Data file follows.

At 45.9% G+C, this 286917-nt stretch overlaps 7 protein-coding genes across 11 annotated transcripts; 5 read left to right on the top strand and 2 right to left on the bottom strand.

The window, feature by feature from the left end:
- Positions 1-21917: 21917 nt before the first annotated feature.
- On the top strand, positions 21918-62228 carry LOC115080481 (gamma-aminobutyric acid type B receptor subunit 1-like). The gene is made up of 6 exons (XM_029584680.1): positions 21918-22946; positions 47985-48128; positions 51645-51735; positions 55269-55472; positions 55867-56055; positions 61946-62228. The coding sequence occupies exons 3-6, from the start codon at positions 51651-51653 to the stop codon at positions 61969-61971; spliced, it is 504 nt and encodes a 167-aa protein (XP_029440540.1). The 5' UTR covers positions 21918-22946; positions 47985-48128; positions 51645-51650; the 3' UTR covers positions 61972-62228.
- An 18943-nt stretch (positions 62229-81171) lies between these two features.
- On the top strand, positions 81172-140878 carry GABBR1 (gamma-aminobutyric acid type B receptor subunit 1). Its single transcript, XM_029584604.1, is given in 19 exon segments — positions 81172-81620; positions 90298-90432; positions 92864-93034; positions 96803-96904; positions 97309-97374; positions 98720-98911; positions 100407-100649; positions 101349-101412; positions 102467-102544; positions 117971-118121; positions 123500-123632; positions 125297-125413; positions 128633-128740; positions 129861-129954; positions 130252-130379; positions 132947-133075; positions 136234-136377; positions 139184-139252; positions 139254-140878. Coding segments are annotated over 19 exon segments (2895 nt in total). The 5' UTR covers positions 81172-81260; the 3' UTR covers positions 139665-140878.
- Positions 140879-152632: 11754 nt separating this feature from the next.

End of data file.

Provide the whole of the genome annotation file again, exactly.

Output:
At 45.9% G+C, this 286917-nt stretch overlaps 7 protein-coding genes across 11 annotated transcripts; 5 read left to right on the top strand and 2 right to left on the bottom strand.

The window, feature by feature from the left end:
- Positions 1-21917: 21917 nt before the first annotated feature.
- On the top strand, positions 21918-62228 carry LOC115080481 (gamma-aminobutyric acid type B receptor subunit 1-like). The gene is made up of 6 exons (XM_029584680.1): positions 21918-22946; positions 47985-48128; positions 51645-51735; positions 55269-55472; positions 55867-56055; positions 61946-62228. The coding sequence occupies exons 3-6, from the start codon at positions 51651-51653 to the stop codon at positions 61969-61971; spliced, it is 504 nt and encodes a 167-aa protein (XP_029440540.1). The 5' UTR covers positions 21918-22946; positions 47985-48128; positions 51645-51650; the 3' UTR covers positions 61972-62228.
- An 18943-nt stretch (positions 62229-81171) lies between these two features.
- On the top strand, positions 81172-140878 carry GABBR1 (gamma-aminobutyric acid type B receptor subunit 1). Its single transcript, XM_029584604.1, is given in 19 exon segments — positions 81172-81620; positions 90298-90432; positions 92864-93034; positions 96803-96904; positions 97309-97374; positions 98720-98911; positions 100407-100649; positions 101349-101412; positions 102467-102544; positions 117971-118121; positions 123500-123632; positions 125297-125413; positions 128633-128740; positions 129861-129954; positions 130252-130379; positions 132947-133075; positions 136234-136377; positions 139184-139252; positions 139254-140878. Coding segments are annotated over 19 exon segments (2895 nt in total). The 5' UTR covers positions 81172-81260; the 3' UTR covers positions 139665-140878.
- Positions 140879-152632: 11754 nt separating this feature from the next.